Fungal sinusitis is a clinical entity characterized by inflammation of sinus mucosa due to fungal infection. Seen in immunocompetent/immunocompromised hosts.
CAUSATIVE AGENTS Aspergillus Mucormycosis Paecilomyces Candida Penicillium species
CAUSATIVE FACTORS Diabetics and immunocompromised patients. Patients with chronic renal failure. Prolonged systemic steroids. Chemotherapy. Prolonged use of steroid nasal spray.
Classification Non invasive fungal sinusitis o Allergic fungal rhinosinusitis(AFRS). o Mycetoma. Invasive fungal sinusitis. o Acute invasive fungal sinusitis. o Chronic invasive sinusitis.
CHRONIC INVASIVE FUNGALSINUSITIS Slowly progressive fungal infection with a low- grade invasive process. Diabetic patients. Presents with symptoms of long standing sinusitis. Persistent and recurrent. Orbital apex syndrome,occular immobility. Bipolaris and aspergillus.
Treatment Surgical treatment-mandatory. Antifungal therapy. o Amphotericin B(2-3g) o Replaced by itroconazole/ketoconazole. Long term follow up care is required.
ACUTE FULMINANT FUNGALSINUSITIS Most lethal form of fungal sinusitis. Seen in immunocompromised ,diabetics and advanced AIDS. Symptoms include fever, facial pain or numbness, nasal congestion, serosanguineous nasal discharge, and epistaxis Intraorbital, intracranial, and maxillofacial extension is common.
Characterised by a painless, necrotic nasal septal ulcer ,sinusitis, and rapid orbital and intracranial spread leading to death.
Treatment Emergency surgery required. Radical debridement of necrotic tissue. Antifungal treatment. Long term follow up care required. Has a poor prognosis.
ComplicationsOnce untreatedcavernous sinusthrombosis andinvasion of CNSdevelops.
FUNGAL BALL Implantation of fungus into sinus cavity. Usually unilateral. Maxillary sinus commonly involved. Seen in immunocompetent. Commonest cause-Aspergillus species.
TREATMENT Recommended treatment is surgical. No antifungal treatment is necessary.
ALLERGIC FUNGAL RHINOSINUSITIS
Most common form of fungal sinusitis. Recognised as IgE mediated response to dematiaceous fungi. Aspergillus spp, Bipolaris Curvularia Alternaria
Criteria for diagnosis1. Type 1 hypersensitivity.2. Nasal polyposis.3. Characteristic CT scan appearance.4. Thick eosinophilic mucin.
Presentation Atopic Present with signs and symptoms of nasal airway obstruction, chronic sinusitis that includes nasal congestion, purulent rhinorrhea, postnasal drainage.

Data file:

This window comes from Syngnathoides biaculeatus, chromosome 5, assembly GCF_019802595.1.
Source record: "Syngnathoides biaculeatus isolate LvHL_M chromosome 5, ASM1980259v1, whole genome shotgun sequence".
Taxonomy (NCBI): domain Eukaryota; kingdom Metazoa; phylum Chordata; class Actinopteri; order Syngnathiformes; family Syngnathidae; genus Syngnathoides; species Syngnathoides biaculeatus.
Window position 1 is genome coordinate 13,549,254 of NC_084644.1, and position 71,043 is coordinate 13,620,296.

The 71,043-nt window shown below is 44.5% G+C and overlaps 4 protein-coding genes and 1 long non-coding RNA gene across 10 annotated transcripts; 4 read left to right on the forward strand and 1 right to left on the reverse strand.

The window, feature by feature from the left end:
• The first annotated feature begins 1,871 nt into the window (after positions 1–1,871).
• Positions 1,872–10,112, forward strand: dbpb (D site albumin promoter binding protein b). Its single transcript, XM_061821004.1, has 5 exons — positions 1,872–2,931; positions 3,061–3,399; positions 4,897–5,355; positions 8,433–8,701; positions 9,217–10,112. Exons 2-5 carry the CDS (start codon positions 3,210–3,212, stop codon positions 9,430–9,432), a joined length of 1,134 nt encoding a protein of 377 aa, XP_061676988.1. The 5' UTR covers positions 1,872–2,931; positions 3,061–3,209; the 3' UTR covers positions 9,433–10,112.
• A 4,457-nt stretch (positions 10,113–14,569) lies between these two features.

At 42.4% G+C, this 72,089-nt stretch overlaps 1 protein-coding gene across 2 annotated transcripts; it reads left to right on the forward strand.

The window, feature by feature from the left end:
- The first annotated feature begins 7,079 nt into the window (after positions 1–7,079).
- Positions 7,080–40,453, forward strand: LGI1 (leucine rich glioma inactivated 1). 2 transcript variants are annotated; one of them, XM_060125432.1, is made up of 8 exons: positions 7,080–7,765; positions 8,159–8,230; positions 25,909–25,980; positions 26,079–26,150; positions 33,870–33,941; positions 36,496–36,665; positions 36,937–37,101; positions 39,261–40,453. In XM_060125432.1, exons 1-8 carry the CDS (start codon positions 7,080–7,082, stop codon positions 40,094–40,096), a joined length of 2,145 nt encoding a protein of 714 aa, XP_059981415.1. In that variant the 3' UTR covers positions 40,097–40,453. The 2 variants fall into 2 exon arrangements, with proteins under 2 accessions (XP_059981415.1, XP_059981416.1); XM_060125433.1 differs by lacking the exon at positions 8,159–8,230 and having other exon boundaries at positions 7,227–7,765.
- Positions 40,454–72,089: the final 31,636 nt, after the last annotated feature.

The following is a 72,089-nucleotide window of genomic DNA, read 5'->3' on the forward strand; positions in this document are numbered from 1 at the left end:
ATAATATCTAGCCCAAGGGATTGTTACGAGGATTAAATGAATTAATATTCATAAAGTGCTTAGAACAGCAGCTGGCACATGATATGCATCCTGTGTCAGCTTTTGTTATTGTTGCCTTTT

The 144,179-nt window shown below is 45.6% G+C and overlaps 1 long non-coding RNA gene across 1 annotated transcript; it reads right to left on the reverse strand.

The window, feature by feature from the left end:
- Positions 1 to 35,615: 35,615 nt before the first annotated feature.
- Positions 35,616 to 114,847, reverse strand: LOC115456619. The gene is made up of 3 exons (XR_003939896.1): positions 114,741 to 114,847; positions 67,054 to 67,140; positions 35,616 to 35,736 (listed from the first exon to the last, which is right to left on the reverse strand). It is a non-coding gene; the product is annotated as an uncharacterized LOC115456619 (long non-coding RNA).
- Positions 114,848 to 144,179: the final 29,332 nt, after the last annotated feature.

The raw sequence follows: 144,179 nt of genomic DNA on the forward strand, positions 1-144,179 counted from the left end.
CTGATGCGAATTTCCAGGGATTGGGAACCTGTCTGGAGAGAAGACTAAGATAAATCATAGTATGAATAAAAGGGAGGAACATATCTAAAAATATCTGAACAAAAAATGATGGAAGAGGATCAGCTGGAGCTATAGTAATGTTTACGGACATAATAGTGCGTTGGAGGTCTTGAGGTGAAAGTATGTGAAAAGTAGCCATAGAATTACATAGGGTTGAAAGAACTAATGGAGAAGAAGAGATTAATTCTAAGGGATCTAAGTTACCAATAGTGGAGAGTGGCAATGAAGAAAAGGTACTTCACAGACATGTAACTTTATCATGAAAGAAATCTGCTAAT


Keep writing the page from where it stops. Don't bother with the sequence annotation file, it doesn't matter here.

Coronal CT scan showing typical unilateralappearance of allergic fungal sinusitis withhyperintense areas and inhomogeneity ofthe sinus opacification; the hyperintenseareas appear whitish in the center of theallergic mucin.
A 15-year-old boy with allergic fungalsinusitis causing right proptosis,telecanthus, and malar flattening; theposition of his eyes is asymmetrical, and hisnasal ala on the right is pushed inferiorlycompared to the left
ALLERGIC MUCIN Reliable indicator. Appears thick,tenacious,peanut butter like brown green mucus containing eosinophils,charcot laden crystals and hyphae.
IgE levels Total IgE values generally are elevated in AFS(90%) Total IgE level traditionally has been used to monitor the clinical activity of allergic bronchopulmonary fungal disease. IgE levels have been proposed as a useful indicator of AFS clinical activity.
TREATMENT Surgical debridement of mucin and polyps. Administration of systemic steroids. Topical nasal steroid are helpful postoperatively. Aggressive nasal salt-water washes are recommended.
Coronal MRI showingexpansion of the sinuseswith allergic mucin andpolypoid disease; thehypointense black areas inthe nasal cavities are theactual fungal elements anddebris. The density abovethe right eye is themucocele. The fungalelements and allergicmucin in allergic fungalsinusitis always lookhypointense on MRIscanning and can bemistaken for absence ofdisease.
COMPLICATIONS OF FUNGALSINUSITIS Orbital cellulitis. Orbital abscess. Intracranial invasion causing meningitis. Cavernous sinus invasion.